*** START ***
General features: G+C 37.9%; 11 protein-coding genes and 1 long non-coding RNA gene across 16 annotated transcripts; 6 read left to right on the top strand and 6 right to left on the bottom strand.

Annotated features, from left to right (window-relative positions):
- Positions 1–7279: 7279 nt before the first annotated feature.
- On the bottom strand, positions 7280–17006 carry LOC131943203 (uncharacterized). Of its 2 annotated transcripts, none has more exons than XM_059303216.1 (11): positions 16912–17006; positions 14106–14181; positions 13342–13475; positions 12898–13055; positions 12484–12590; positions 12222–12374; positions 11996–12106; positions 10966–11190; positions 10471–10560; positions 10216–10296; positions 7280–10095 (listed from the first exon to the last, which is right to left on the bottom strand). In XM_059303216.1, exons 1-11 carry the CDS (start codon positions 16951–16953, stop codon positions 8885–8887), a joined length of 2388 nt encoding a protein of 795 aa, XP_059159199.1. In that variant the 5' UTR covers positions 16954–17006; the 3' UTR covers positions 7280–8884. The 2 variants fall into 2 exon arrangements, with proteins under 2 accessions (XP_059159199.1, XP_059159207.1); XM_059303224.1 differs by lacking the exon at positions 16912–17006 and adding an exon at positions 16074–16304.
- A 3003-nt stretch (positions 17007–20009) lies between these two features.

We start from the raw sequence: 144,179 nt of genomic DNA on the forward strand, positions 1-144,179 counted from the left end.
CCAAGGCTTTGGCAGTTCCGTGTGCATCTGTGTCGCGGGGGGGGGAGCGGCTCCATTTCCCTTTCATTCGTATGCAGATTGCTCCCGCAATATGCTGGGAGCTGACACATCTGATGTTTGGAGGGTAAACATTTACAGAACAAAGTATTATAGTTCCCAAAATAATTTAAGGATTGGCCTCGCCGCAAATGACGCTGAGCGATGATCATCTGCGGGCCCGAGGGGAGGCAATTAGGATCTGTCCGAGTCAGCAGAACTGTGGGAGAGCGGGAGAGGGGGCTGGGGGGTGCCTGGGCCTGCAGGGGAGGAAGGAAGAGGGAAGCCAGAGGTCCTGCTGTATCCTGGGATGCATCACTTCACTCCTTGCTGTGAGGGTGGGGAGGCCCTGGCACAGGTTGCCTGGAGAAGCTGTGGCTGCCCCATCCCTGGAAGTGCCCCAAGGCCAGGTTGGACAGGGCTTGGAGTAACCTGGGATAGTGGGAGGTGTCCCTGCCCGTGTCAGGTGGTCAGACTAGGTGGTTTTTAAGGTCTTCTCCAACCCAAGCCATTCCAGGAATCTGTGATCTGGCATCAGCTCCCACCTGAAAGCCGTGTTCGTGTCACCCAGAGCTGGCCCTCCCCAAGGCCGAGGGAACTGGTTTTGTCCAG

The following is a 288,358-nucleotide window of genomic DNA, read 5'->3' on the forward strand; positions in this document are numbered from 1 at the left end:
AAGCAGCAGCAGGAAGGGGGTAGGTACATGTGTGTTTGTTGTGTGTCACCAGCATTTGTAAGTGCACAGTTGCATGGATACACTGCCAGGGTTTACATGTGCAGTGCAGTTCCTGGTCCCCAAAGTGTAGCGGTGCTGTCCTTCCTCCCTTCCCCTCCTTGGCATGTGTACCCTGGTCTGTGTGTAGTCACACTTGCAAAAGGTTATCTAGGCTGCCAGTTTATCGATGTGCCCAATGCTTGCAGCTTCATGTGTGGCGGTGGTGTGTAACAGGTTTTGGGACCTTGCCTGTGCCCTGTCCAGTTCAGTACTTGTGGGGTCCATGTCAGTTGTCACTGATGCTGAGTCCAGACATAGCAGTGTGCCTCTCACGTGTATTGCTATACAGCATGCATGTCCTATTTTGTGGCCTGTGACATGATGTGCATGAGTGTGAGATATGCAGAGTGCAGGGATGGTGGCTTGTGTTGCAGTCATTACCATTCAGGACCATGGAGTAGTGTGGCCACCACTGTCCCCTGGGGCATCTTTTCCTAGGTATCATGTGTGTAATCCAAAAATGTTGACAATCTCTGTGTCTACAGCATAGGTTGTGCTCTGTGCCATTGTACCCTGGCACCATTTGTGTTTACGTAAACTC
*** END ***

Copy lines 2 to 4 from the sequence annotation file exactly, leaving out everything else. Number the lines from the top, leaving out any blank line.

Annotated features, from left to right (window-relative positions):
- Positions 1–7279: 7279 nt before the first annotated feature.
- On the bottom strand, positions 7280–17006 carry LOC131943203 (uncharacterized). Of its 2 annotated transcripts, none has more exons than XM_059303216.1 (11): positions 16912–17006; positions 14106–14181; positions 13342–13475; positions 12898–13055; positions 12484–12590; positions 12222–12374; positions 11996–12106; positions 10966–11190; positions 10471–10560; positions 10216–10296; positions 7280–10095 (listed from the first exon to the last, which is right to left on the bottom strand). In XM_059303216.1, exons 1-11 carry the CDS (start codon positions 16951–16953, stop codon positions 8885–8887), a joined length of 2388 nt encoding a protein of 795 aa, XP_059159199.1. In that variant the 5' UTR covers positions 16954–17006; the 3' UTR covers positions 7280–8884. The 2 variants fall into 2 exon arrangements, with proteins under 2 accessions (XP_059159199.1, XP_059159207.1); XM_059303224.1 differs by lacking the exon at positions 16912–17006 and adding an exon at positions 16074–16304.